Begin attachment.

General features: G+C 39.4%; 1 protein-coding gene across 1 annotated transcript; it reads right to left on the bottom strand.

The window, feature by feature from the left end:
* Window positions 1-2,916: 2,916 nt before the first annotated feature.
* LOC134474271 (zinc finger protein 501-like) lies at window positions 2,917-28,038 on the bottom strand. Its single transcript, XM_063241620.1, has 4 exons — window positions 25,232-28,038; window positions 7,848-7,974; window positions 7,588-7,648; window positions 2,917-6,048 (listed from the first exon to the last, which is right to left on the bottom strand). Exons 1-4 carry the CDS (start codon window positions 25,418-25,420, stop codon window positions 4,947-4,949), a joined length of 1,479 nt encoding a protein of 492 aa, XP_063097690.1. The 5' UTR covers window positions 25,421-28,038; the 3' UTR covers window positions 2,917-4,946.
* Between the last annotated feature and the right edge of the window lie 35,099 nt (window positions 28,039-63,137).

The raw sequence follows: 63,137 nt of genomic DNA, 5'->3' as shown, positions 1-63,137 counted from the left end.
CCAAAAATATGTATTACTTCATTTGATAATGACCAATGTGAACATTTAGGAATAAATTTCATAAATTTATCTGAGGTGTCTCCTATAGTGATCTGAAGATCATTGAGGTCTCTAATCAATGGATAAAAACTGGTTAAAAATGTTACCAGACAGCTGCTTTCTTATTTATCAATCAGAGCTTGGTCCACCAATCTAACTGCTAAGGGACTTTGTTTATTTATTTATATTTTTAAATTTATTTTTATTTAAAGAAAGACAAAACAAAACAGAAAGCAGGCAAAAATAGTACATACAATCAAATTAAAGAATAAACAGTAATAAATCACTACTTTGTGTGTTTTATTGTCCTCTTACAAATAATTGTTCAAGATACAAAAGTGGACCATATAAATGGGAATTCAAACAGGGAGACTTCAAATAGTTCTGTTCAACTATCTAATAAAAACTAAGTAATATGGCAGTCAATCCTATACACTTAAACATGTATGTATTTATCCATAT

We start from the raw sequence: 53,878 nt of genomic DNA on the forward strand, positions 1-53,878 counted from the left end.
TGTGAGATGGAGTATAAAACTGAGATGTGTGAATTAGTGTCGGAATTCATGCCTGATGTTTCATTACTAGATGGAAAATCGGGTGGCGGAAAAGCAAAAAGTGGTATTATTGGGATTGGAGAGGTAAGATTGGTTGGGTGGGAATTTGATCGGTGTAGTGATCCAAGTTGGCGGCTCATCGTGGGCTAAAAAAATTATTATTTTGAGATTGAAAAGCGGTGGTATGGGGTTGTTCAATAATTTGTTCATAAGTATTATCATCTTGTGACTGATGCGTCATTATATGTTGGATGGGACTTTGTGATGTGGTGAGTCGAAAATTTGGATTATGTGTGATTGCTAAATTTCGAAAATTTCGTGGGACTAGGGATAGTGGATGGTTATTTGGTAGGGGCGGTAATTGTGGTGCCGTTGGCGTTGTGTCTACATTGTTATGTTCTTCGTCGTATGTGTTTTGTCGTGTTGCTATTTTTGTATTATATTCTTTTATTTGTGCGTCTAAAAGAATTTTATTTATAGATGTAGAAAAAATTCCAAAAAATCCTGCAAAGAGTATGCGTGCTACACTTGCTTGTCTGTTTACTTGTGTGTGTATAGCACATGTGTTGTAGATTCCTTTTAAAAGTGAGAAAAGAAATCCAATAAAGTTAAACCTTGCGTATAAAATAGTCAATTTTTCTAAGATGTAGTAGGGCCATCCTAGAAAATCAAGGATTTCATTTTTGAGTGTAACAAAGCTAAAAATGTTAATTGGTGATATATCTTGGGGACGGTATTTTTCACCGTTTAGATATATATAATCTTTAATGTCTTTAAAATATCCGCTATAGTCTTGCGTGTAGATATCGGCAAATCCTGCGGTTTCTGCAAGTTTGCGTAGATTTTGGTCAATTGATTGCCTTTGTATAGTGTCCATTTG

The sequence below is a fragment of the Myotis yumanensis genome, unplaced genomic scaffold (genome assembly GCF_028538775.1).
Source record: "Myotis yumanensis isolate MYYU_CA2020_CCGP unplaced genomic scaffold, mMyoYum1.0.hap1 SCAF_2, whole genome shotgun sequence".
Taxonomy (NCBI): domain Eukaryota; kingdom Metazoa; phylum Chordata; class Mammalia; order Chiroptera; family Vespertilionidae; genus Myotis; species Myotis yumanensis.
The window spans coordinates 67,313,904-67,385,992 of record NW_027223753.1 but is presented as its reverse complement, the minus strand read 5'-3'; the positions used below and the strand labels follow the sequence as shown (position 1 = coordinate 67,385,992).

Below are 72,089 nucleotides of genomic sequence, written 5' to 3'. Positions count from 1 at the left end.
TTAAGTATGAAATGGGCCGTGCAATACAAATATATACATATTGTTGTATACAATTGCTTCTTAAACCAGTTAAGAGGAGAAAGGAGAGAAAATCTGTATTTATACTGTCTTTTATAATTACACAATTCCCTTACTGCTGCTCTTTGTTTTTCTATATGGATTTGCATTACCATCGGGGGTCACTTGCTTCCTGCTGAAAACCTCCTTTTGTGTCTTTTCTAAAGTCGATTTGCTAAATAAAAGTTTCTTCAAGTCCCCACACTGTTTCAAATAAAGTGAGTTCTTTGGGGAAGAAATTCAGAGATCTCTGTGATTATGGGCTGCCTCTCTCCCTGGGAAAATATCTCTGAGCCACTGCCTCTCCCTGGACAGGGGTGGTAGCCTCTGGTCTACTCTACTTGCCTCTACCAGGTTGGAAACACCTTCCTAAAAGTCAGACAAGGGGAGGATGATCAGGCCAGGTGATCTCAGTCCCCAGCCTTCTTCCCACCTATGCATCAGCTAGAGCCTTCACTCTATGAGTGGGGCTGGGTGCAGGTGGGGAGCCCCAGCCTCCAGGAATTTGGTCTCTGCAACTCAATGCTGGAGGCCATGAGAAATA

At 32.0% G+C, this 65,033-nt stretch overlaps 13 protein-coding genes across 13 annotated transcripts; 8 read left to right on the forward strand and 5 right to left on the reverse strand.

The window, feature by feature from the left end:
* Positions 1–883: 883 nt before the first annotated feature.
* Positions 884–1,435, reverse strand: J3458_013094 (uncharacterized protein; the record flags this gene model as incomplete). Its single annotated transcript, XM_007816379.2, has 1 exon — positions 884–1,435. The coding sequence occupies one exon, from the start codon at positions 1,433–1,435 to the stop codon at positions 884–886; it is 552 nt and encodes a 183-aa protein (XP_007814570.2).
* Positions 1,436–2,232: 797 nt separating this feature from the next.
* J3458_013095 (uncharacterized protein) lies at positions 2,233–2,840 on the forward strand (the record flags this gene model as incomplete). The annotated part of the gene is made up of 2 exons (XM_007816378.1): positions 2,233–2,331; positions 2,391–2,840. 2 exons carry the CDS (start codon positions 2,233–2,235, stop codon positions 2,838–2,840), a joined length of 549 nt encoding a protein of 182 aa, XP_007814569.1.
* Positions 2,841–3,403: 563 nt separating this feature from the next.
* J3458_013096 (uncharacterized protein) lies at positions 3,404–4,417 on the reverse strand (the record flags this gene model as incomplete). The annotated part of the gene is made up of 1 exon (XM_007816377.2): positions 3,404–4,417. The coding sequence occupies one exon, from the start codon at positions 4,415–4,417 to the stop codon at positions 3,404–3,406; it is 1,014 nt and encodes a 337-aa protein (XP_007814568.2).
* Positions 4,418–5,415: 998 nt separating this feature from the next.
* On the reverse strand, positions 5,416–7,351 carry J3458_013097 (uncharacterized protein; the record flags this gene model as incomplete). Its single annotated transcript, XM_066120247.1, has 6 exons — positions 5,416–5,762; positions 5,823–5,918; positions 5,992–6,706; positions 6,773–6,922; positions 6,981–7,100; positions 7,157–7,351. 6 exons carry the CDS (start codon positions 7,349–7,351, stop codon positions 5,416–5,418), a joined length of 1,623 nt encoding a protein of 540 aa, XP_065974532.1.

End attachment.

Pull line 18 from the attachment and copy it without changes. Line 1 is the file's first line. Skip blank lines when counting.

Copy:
* Positions 1–883: 883 nt before the first annotated feature.